____________ occurs if the body's temperature regulation mechanisms fail
What are the treatment procedures for someone experiencing heat stroke?
Immediate cooling, rest, sports drink.
contact emergency medical help immediately
What are symptoms of a heatstroke?
- Rapid pulse, high body temperature (105f+), weakness disorientation
- Hot & dry skin
How long does heat acclimation typically take?
1 - 2 weeks
Heat fit athletes sweat ________
Sooner & more
The body holds onto more water & salt when an athlete has been _________
Stable atoms contain an even number of ______________
When oxidation and reduction are not paired a ________ results
Atoms with an unpaired electron are known as ________
During metabolic reactions, an electron being transferred from the atoms of one molecule to another is known as __________
Free radical formation is generally kept under control by ____________
_____________ are plant based chemicals that help stabilize free radicals and prevent damage (beta carotene)
types of antioxidants include:
Minerals, vitamins, phytochemicals
Is vitamin E an antioxidant?
Is vitamin C an antioxidant?
is vitamin D an antioxidant?
Is beta carotene a phytochemical?
How do antioxidants fight free radicals?
by donating an electron & converting free radicals into less damaging substances
Vitamin ___s primary role is as an antioxidant in adipose tissue & cell membranes. It protects poly unsaturated fatty acids (PUFAs) and Low-density lipoproteins (LDLs). After oxidized this vitamin is excrete or recycled.
Vitamin E can be found in plant sources, especially ______
What if you consume too much vitamin E?
-Chronic excess can increase risk for heart failure
-Can interfere with anticoagulant medications
Vitamin C is a fat-soluble vitamin (true or false?)
Vitamin C is a _______
Which vitamin regenerates vitamin E after oxidation, enhances the immune system, enhances the absorption of iron, functions to synthesize collagen and is an antioxidant?
Vitamin C enhances the absorption of ________
What is the recommended intake for vitamin C?
90 mg/day for men and 75 mg/day for women
How much vitamin C is in Emergen-C?
The UL of vitamin C for adults a day is ________
From what food sources is vitamin C found?
Fresh fruits, vegetables
If you get too much vitamin ____ it can cause an iron toxicity in people with hemochromatosis
Scurvy and anemia can occur when you don't consume enough ____
Too much vitamin C can lead to kidney stone formation in people with ____________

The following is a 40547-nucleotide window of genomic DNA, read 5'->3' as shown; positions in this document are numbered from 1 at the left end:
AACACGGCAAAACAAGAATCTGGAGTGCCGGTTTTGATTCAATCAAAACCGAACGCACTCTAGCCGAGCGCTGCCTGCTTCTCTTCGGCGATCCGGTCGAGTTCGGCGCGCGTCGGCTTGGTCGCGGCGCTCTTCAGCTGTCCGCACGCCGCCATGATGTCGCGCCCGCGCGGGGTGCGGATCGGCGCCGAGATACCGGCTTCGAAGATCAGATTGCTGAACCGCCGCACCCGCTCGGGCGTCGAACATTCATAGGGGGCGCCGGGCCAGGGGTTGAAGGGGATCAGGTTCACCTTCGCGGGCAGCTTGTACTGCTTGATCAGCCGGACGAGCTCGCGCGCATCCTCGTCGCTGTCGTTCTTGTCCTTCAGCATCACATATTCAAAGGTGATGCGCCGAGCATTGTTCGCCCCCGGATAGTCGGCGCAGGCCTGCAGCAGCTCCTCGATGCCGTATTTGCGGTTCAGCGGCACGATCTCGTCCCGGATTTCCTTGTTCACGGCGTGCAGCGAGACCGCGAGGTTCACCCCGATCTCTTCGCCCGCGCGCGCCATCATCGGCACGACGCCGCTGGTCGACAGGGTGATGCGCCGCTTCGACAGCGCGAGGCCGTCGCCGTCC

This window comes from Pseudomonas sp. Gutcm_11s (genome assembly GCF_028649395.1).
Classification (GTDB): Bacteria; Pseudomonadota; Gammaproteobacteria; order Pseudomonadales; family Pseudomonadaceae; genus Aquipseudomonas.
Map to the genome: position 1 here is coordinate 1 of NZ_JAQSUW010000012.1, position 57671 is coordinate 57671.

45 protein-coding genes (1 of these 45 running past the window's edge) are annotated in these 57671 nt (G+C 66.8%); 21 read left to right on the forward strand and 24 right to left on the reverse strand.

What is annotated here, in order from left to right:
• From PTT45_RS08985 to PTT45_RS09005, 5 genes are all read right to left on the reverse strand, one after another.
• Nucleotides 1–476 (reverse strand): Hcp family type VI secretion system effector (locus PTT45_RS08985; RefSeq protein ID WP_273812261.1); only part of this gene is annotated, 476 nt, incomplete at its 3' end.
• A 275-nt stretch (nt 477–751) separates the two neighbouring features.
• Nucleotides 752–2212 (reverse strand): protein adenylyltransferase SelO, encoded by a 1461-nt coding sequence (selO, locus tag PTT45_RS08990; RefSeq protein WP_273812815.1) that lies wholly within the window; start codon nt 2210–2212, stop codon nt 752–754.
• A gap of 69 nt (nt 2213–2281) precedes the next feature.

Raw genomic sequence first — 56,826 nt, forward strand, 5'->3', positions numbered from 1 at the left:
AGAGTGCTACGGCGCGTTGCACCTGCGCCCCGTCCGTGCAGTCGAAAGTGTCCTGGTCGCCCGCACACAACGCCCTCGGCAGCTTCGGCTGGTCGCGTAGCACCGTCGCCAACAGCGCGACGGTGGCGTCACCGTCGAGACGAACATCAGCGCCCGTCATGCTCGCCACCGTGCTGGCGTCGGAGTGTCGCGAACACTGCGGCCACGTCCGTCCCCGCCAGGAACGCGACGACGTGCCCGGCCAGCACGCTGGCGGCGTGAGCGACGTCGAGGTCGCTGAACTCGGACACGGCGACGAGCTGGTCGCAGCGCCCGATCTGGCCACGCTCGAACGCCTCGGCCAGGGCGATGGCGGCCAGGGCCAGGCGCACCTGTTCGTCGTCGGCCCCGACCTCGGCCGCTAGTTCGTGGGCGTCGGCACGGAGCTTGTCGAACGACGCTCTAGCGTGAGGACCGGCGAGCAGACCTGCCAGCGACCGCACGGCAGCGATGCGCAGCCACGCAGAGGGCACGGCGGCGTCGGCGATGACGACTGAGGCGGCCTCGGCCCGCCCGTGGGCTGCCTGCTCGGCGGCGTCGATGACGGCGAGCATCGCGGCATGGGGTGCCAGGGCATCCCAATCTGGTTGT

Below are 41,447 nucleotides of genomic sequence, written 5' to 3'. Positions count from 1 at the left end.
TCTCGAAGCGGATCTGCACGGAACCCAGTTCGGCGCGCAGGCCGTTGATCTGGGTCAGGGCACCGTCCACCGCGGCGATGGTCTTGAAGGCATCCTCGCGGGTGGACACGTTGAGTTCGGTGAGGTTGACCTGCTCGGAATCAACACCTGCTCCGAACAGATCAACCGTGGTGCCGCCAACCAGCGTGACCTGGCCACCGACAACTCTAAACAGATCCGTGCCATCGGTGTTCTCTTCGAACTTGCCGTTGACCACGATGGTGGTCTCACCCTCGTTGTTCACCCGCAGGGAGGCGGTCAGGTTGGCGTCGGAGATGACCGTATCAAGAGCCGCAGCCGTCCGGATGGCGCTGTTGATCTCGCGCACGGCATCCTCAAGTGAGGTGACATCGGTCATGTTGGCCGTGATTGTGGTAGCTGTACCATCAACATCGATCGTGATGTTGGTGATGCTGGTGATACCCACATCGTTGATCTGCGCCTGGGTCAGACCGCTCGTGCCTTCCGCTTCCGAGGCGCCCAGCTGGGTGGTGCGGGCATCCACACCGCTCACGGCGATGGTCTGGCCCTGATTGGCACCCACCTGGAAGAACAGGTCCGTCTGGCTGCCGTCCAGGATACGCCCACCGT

Chronic intake of >2,000 mg/day of vitamin C might result in:
Scurvy occurs after __________ of inadequate vitamin C intake
Is selenium an antioxidant?
Is selenium a major mineral?
This trace mineral/antioxidant helps with the production of thyroxine (a thyroid hormone) and neutralizes peroxide molecules
Where do we get selenium?
Stored in animal tissue
variable amounts in soil
______________ is a phytochemical in the class of chemicals called carotenoids as well as a provitamin
What is a provitamin?
An inactive precursor that must be converted to the active form of a vitamin in the body
Beta-carotene is considered an essential nutrient (true or false)
Does beta-carotene have an RDA established?
This relatively weak antioxidant
___________ is a plant pigment; red, orange, yellow, deep green
If you consume too much ____________ your skin may turn yellow or orange
Are there any symptoms for having too much or too little beta-carotene?
____________ are known to enhance immune system, protect skin from damage by UV light, & protect eyes from damage.
Fruits and vegetables that are red, orange, yellow and deep green are a good source of ________________
Vitamin A is an antioxidant and a ____________ vitamin
What are the three active forms of vitamin A?
This fat-solube is associated with vision:
Vitamin A may act as an antioxidant if it needs to (true or false)
Vitamin A is part of 2 proteins in the retina known as:
Rhodopsin & Iodopsin
Part of rod cells
Reacts to changes in light brightness
Part of cone cells
Allows different colors to be seen
A toxicity in this vitamin can cause birth defects and permanent damage to the liver and eyes while a deficiency can cause night blindness:
Too much vitamin A is high toxic (true or false)
You should avoid polar bear meat because it as 672,000-980,000 IU per ounce of ____________
__________ is a group of related diseases characterized by cells growing out of control
Cancer is composed of 3 steps:
Can a healthy diet lower your risk for developing cancer?
_______________ may contribute to reducing the risk of cancer by: Enhancing the immune system, preventing oxidative damage to the cells, inhibiting the growth of cancer cells and tumors, inhibiting the capacity of cancer cells to avoid aging and programmed cell death (apoptosis)
What are the typical treatments for cancer?